What are your endometriosis symptoms like? 

The symptoms are only elevated 100 fold for me because I’m a transgender man. The mental pain and dysphoria I endure on top of my body feeling like it wants to destroy itself is brutal (while on extra strength Advil, Tylenol, and CBD oil). My pelvis will hurt so much that I sometimes drop to the floor, my chronic back and muscle pain is increased, and my body loses a lot more blood than the average person so I get very weak and faint but also risk leaking. I fill an extra large cup every 3-5 hours and going to work for 5 hours puts me on edge because I can’t change a cup in the men’s washroom, if someone saw I would panic. I’ve had lots of negative thoughts during these times, I wouldn’t say it’s exactly suicidal but I do wish and visualize that a huge sword would slam through my abdomen and slash it off. My chest also tends to get sore and hurt a lot, and since I wear a binder (basically a super tight tank top that flattens everything). It hurts quite a lot.

What was your journey to diagnosis like? 

My family were the first to figure out I had it because I was bedridden so often during those times. Eventually I researched it more myself and spoke with my doctor about it. She basically told me that I probably do have endo but to suck it up because diagnosing it wont help anything change. That was a year or two ago. Recently as I’ve been working with phycologists and endocrinologists, I spoke up about it again to them as well as my doctor’s assistant (she’s nicer). Using the power of the excuse that I’m quite literally a man, I’ve finally been hooked up with a doctor who will aid my journey in getting a hysterectomy. Hopefully I don’t run into too much transphobia as I move forward in a very gendered medical world.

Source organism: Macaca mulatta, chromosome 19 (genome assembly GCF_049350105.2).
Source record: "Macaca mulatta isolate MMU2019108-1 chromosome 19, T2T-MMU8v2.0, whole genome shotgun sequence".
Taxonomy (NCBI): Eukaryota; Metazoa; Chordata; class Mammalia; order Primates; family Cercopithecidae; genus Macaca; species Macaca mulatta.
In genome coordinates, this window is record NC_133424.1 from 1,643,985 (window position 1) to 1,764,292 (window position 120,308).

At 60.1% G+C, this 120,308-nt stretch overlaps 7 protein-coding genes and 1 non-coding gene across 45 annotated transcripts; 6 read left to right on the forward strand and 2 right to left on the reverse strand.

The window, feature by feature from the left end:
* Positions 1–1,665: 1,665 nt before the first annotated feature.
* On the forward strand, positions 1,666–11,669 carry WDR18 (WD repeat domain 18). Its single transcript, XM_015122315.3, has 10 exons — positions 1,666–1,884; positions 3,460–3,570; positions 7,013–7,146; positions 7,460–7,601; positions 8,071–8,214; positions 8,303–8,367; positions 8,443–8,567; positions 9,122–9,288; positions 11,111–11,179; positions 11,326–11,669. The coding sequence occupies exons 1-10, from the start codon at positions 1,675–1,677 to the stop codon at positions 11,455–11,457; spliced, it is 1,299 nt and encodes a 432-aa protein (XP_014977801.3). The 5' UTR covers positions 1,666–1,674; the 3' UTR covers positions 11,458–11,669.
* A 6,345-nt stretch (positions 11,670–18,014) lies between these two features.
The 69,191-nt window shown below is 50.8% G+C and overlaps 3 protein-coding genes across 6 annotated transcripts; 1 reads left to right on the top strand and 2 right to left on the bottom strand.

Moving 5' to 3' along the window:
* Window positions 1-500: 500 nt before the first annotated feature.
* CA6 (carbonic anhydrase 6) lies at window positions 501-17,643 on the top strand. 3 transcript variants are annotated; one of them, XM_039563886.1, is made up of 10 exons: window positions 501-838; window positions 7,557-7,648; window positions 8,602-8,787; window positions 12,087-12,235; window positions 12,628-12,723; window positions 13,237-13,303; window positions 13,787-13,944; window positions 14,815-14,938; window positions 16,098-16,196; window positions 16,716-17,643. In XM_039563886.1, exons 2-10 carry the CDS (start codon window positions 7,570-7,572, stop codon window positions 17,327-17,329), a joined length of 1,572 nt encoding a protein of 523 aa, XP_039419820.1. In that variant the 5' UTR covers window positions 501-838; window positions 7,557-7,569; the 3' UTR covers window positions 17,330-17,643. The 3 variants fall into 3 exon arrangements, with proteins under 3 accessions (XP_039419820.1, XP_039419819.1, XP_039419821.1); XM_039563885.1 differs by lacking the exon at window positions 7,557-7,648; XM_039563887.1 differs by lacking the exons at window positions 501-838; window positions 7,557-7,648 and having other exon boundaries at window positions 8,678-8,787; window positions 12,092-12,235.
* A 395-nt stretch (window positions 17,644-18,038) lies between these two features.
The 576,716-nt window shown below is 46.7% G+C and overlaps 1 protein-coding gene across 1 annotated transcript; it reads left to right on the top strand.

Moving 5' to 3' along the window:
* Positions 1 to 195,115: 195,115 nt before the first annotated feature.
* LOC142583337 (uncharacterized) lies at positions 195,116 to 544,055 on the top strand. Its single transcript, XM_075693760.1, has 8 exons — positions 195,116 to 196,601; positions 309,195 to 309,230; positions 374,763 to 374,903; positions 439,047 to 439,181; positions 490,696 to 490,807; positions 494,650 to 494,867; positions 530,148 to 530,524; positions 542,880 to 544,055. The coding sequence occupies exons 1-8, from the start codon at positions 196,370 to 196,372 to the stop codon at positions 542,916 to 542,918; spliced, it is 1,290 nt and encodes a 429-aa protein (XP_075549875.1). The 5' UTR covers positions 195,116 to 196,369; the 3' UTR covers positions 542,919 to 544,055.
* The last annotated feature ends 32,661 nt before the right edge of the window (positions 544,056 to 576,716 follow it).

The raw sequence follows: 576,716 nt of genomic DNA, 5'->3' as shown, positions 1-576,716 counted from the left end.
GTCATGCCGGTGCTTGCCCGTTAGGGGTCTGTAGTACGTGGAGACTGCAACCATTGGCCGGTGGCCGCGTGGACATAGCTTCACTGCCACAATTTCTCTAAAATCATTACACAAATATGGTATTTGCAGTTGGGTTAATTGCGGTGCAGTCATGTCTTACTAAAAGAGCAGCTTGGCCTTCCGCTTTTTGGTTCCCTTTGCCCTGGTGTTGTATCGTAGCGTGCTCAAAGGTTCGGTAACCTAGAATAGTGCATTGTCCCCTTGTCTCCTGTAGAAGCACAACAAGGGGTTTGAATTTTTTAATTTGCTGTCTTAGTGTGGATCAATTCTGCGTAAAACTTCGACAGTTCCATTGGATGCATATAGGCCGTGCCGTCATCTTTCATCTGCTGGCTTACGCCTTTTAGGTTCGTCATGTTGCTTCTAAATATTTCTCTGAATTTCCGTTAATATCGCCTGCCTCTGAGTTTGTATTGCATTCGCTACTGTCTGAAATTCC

What has your experience with treatment for endometriosis been? 

I have yet to be treated. It’s been a few years since I told my doctor about it and only now have people started to take me seriously. It will likely take years from now before anything even happens.

How does endometriosis affect your day-to-day life? 

This disease has caused my life to become a living hell. I get dysphoria so I feel uncomfortable in my body more so than usual, leaving the house has become even more difficult for me, especially since the estrogen increase also heightens my voice. I risk leaking so I have to only leave home for a few hours at a time, and I risk fainting due to my chest binder on top of excessive medications, anxiety, and a lack of blood.

Going to work is scary during those times and I just pump myself up on meds and pretend I am ok but suffer silently, I can’t call off work because of it because of how gendered the disease is. If I told them I had endometriosis they’d be either confused or think I was insane. I also can’t exercise during those times because I am in too much pain and too weak, and again, risk leaking with one wrong move.